If not through war, the European banking cartel sought to control us through central-banking lending schemes – Andrew Jackson and Abraham Lincoln, luckily for us, said “no.”  Capitalism’s extraordinary success as an economic system gave rise to the opposing ideologies of anarchy and Marxism by the mid 19th century.  Wealthy individuals in America – Jacob Schiff, for one –  began to operate as private secretaries of state and fund war and peace as individuals.  The treatment of Jews in Russia became his obsession and we mistakenly plunged, through his and others’ influence, right into the middle of the Jewish Question in Europe.  America put a huge stone on her own chest.

Character produces hope. . .

Miss Constitution would say savvy produces hope.  It is abundantly clear that the ramifications of our entry into World War I  – making the world safe for democracy – (never our national mission) have been a complete disaster.  The arranged national marriages of different peoples into artificial nation-states has only produced deep-seated hatreds and resentments, endless war, nuclear weapons, carnage, and bloodshed.  International organizations created to make sense out of the senseless have collapsed under the weight of their own corruption.  The banking schemes America once said “no” to have morphed into grotesque global financial giants whose purpose is to control the entire world by ending the concept of the nation-state and creating “one-world government.”  America’s actual mission as articulated in the Preamble to the United States Constitution – securing the blessings of Liberty to ourselves and our Posterity – seems sweetly naive.

And so, how do we remove the stone we placed on our own chest?  And how do we help remove the stone placed on Israel’s chest?  How are we to be relieved of thlipsis?

We remove it, Miss Constitution would say, not with patience, character, and hope but with realism, honesty, and strength.  We need to be realistic about the love affair America’s intelligentsia has had with the ideas of Karl Marx since the Russian Revolution of 1917.  We need to be realistic about the indoctrination of these ideas into our precious children today.  We need to be honest about the mistakes in policy America has made in the past and turn back to the philosophical Foundations of the nation.  We need the strength to disassociate ourselves with world financial schemes and return control of America’s monetary policy back to Congress and the United States Treasury.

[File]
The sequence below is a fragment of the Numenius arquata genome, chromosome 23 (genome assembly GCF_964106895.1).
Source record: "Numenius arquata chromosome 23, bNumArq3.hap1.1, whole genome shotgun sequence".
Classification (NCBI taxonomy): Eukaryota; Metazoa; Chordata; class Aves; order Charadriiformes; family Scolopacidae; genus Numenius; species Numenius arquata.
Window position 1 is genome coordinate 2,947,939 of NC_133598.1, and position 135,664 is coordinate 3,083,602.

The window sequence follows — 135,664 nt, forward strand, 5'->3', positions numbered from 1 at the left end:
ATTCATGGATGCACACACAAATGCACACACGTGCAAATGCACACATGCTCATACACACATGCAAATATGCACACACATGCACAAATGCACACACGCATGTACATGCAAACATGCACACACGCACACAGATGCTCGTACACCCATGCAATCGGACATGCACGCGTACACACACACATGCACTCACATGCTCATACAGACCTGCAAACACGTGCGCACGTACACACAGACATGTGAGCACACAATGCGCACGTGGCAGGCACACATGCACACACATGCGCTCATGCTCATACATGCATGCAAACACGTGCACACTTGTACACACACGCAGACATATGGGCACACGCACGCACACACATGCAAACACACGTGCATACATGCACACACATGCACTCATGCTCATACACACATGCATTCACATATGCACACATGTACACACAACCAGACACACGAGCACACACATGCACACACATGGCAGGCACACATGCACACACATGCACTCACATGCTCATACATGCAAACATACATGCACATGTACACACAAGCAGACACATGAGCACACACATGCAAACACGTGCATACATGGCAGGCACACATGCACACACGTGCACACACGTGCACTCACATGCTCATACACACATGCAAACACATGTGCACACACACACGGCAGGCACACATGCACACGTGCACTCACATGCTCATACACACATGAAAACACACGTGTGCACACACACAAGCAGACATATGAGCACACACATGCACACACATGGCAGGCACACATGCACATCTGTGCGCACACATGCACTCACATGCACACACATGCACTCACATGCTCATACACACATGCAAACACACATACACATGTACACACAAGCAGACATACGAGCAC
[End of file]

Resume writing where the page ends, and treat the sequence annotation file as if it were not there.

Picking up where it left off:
Israel’s tribulations are, in part, the result of an “experiment” first articulated in the late 1800s and supported as part of the administration of the British Empire with America’s help.  Realistically, America’s current administration is supporting Israel’s primary enemy.  Israel is essentially on her own.

The hope Israel has, and the strength that she needs, will depend on the savvy of her leaders.  To depend on America would be a mistake.  We are slowly suffocating ourselves.

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    About the Author: Miss C

    M.E. Boyd, "Miss Constitution" is an attorney, author, and instructor in Business, Educational, and Constitutional Law. She has appeared on television and radio and speaks publicly on American history, the founding documents, and current political issues. Her mission is to help citizens understand the Founding philosophies behind the system so that we can-together-help preserve the blessings of liberty and prosperity. Read more about Miss C